Lessons from Mondragon: Financing the Fightback

Those on the progressive side of economics are used to playing the long game when it comes to reforms. That patience may be a vital tool for new models of local economies to flourish

It was 16 years after lone Catholic Priest, José María Arizmendiarrieta,  arrived in the Basque region of Spain before he started the credit union that would become the financial cornerstone of the Mondragon Corporation, a federation of over one hundred co-operative businesses.

Laboral Kutxa is a co-operative itself and must prioritise the needs of it’s two and a half thousand worker-owners by law. It is the third-largest ‘bank’ in the region with over 1 million customers. Committed customers can also become member owners by paying a membership fee of 2000 euros. Its raison d’etre is not only to underwrite the financial development and sustainability of the co-ops in the Mondragon federation but also to protect the wider wellbeing of the worker-owners in the region.

On the other hand, the banking system in the UK is dominated by few giants that serve extractive wealth with little loyalty to anyone else than their global shareholders. This was aided by financial reforms that lead to the majority of building societies being demutualised through the 1990’s, which meant they converted from a democratic customer ownership into conventional investor owned structure. Spearheaded by Northern Rock, all the building societies that chose to demutualise have disappeared by now.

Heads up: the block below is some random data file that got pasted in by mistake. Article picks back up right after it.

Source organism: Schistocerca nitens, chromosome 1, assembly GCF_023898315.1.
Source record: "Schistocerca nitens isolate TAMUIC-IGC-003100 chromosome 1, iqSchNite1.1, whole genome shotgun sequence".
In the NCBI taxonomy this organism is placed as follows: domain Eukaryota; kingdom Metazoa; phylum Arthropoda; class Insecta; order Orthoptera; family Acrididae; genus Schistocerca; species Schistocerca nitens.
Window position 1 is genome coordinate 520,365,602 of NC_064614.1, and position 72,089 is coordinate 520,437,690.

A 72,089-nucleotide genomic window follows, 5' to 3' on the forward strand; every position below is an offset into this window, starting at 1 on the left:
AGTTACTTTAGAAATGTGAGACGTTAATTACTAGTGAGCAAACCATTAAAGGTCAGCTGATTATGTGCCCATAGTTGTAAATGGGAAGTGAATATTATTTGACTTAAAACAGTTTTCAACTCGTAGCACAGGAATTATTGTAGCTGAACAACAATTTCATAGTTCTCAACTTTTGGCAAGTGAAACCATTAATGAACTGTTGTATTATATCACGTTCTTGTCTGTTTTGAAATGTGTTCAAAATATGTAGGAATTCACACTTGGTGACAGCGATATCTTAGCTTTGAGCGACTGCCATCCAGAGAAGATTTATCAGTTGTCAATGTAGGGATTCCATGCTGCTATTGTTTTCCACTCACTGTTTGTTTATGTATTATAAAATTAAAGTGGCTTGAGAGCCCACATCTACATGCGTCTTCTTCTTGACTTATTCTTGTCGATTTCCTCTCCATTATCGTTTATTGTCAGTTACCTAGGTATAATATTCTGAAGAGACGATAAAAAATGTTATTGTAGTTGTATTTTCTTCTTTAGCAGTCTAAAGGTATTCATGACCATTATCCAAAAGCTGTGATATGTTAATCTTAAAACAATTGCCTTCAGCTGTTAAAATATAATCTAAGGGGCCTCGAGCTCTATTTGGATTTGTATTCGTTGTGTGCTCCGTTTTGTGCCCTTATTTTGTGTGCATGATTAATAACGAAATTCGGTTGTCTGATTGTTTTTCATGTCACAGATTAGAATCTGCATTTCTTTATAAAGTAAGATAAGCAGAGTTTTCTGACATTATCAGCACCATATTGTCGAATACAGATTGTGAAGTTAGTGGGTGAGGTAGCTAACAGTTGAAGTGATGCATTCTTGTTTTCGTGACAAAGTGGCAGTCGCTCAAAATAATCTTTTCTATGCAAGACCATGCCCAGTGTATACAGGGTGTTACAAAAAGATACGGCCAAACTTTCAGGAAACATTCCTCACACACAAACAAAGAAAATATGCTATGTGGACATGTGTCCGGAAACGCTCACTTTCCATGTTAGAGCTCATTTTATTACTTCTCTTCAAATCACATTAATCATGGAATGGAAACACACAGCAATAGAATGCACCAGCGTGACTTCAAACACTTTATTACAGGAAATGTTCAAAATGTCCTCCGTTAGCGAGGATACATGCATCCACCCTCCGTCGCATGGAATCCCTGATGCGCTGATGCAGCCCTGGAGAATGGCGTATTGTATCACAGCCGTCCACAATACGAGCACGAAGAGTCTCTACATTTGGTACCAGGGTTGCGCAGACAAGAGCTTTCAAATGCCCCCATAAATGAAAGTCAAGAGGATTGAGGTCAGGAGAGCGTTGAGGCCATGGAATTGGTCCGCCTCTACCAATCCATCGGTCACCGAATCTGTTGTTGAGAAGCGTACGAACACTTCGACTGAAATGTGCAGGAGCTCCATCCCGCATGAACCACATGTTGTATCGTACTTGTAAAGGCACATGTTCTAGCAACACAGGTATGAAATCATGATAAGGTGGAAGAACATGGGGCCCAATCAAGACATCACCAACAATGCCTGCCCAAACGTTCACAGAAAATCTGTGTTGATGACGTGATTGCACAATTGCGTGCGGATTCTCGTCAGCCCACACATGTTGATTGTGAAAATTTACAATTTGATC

Meanwhile, the credit unions, which are also consumer-owned cooperatives have doubled their membership since 2012 and have reached a record two million members. They are also consumer-owned cooperatives, but unlike building societies are not specialised solely to mortgage lending. It might also be worth mentioning that despite its name, the Co-op Bank was never actually a cooperative, but a bank owned by cooperatives.

However, both credit unions and building societies are restricted in their activities compared to conventional banks, especially when it comes to lending to businesses. Fortunately, a new wave of regional, cooperative banks in the UK is borne out of similar needs. Endeavours such as Avon Mutual, South-West Mutual, Banc Cambria, North-West Mutual and the Hampshire Community Bank will be financial institutions dedicated to serving small and medium sized enterprises, social enterprises and co-ops, on specific geographical footprints; rather than all-consuming, profit-chasing, national and multinational corporations whose low risk, overly selective lending restricts opportunities for local inclusive growth. Unlike Laboral Kutxa however, these are owned by the customers as opposed to the employees of the bank.